World Economic Forum Recognizes Blockchain as Tech Pioneer, Along with Google and WikiPedia
Yesterday Blockchain was named a World Economic Forum Technology Pioneer, joining a selection of the world’s most innovative companies.
Blockchain has been named a World Economic Forum Technology Pioneer as an innovative company with the potential to significantly impact business and society through new technologies and advance the Fourth Industrial Revolution.
Blockchain was recognized for transforming the $13 trillion financial services industry – by empowering millions across the globe to authenticate and transact immediately and without costly intermediaries.
Fulvia Montresor, Head of Technology Pioneers at the World Economic Forum, says:
“Blockchain is among those companies helping to shape the Fourth Industrial Revolution, a technological revolution which will fundamentally alter the way we live, work and relate to one another. Through the platform of the World Economic Forum, it will be able to scale and share its technology and achieve a larger impact.”
It was selected for its success in modernizing the way individuals and organizations manage and move value.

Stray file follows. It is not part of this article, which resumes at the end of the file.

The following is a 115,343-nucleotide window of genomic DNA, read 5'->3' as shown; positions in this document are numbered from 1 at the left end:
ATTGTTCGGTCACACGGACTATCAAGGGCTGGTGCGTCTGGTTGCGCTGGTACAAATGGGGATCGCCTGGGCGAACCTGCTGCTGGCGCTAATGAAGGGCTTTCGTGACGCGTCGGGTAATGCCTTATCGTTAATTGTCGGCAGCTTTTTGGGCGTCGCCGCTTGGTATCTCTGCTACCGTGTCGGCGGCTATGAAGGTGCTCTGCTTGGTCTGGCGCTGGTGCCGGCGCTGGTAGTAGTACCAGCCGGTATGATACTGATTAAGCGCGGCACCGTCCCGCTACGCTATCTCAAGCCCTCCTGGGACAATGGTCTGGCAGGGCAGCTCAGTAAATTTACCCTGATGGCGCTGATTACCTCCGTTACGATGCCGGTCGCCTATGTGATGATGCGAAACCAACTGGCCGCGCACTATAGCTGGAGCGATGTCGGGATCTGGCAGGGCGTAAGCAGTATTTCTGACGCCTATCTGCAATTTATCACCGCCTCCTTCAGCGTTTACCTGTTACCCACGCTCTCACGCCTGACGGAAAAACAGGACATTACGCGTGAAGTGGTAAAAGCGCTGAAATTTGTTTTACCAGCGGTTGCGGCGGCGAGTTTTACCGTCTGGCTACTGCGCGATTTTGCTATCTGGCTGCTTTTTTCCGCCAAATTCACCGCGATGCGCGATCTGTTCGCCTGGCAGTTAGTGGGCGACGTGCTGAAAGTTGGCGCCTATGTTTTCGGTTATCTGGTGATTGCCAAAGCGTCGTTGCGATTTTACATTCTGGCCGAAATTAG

Blockchain allows the world’s largest companies to modernize age-old issues like cross- border payments, settlements, and private company ownership. It also enables a greater percentage of the world's population to leverage digital finance to create a better economic future.
The league of tech pioneers
Past recipients of this honour include Google (2001), Wikimedia (2007), Mozilla (2007), Kickstarter (2011) and Airbnb (2013).
Peter Smith, Blockchain’s CEO, says about the award:
“We are honored to join past recipients like Google and Airbnb as well as this year’s impressive list of World Economic Forum Technology Pioneers. It is a confirmation of our technology's potential to transform the business and global communities, at large. We hope to leverage the opportunities afforded by this award to bring a better economic future to billions across the world.”
Technology Pioneers are chosen from among hundreds of applicants by a selection committee of 68 academics, entrepreneurs, venture capitalists, and corporate executives. The committee based its decisions on criteria including innovation, potential impact, working prototype, viability, and leadership.